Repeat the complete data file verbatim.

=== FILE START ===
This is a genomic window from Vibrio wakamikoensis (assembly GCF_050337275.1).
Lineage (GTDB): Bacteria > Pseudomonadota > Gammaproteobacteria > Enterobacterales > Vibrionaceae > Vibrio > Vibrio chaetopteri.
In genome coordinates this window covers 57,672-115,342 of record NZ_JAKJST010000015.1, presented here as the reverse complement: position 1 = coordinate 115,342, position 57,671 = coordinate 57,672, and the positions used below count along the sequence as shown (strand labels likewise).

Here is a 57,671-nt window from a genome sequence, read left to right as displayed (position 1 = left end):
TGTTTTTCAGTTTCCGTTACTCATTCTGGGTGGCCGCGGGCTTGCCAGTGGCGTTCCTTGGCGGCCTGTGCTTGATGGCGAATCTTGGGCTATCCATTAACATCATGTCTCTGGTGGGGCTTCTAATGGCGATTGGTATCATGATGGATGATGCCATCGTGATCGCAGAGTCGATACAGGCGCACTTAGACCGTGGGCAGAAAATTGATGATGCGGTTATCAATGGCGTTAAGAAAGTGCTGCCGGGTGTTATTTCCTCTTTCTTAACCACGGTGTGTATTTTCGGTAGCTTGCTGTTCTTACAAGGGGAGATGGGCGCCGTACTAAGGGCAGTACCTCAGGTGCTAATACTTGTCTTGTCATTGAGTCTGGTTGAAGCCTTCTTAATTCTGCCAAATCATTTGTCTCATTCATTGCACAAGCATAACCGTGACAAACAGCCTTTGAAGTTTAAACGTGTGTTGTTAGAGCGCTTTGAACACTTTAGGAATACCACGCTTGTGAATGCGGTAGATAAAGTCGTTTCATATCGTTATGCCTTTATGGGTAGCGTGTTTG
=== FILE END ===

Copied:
This is a genomic window from Vibrio wakamikoensis (assembly GCF_050337275.1).
Lineage (GTDB): Bacteria > Pseudomonadota > Gammaproteobacteria > Enterobacterales > Vibrionaceae > Vibrio > Vibrio chaetopteri.
In genome coordinates this window covers 57,672-115,342 of record NZ_JAKJST010000015.1, presented here as the reverse complement: position 1 = coordinate 115,342, position 57,671 = coordinate 57,672, and the positions used below count along the sequence as shown (strand labels likewise).

Here is a 57,671-nt window from a genome sequence, read left to right as displayed (position 1 = left end):
TGTTTTTCAGTTTCCGTTACTCATTCTGGGTGGCCGCGGGCTTGCCAGTGGCGTTCCTTGGCGGCCTGTGCTTGATGGCGAATCTTGGGCTATCCATTAACATCATGTCTCTGGTGGGGCTTCTAATGGCGATTGGTATCATGATGGATGATGCCATCGTGATCGCAGAGTCGATACAGGCGCACTTAGACCGTGGGCAGAAAATTGATGATGCGGTTATCAATGGCGTTAAGAAAGTGCTGCCGGGTGTTATTTCCTCTTTCTTAACCACGGTGTGTATTTTCGGTAGCTTGCTGTTCTTACAAGGGGAGATGGGCGCCGTACTAAGGGCAGTACCTCAGGTGCTAATACTTGTCTTGTCATTGAGTCTGGTTGAAGCCTTCTTAATTCTGCCAAATCATTTGTCTCATTCATTGCACAAGCATAACCGTGACAAACAGCCTTTGAAGTTTAAACGTGTGTTGTTAGAGCGCTTTGAACACTTTAGGAATACCACGCTTGTGAATGCGGTAGATAAAGTCGTTTCATATCGTTATGCCTTTATGGGTAGCGTGTTTG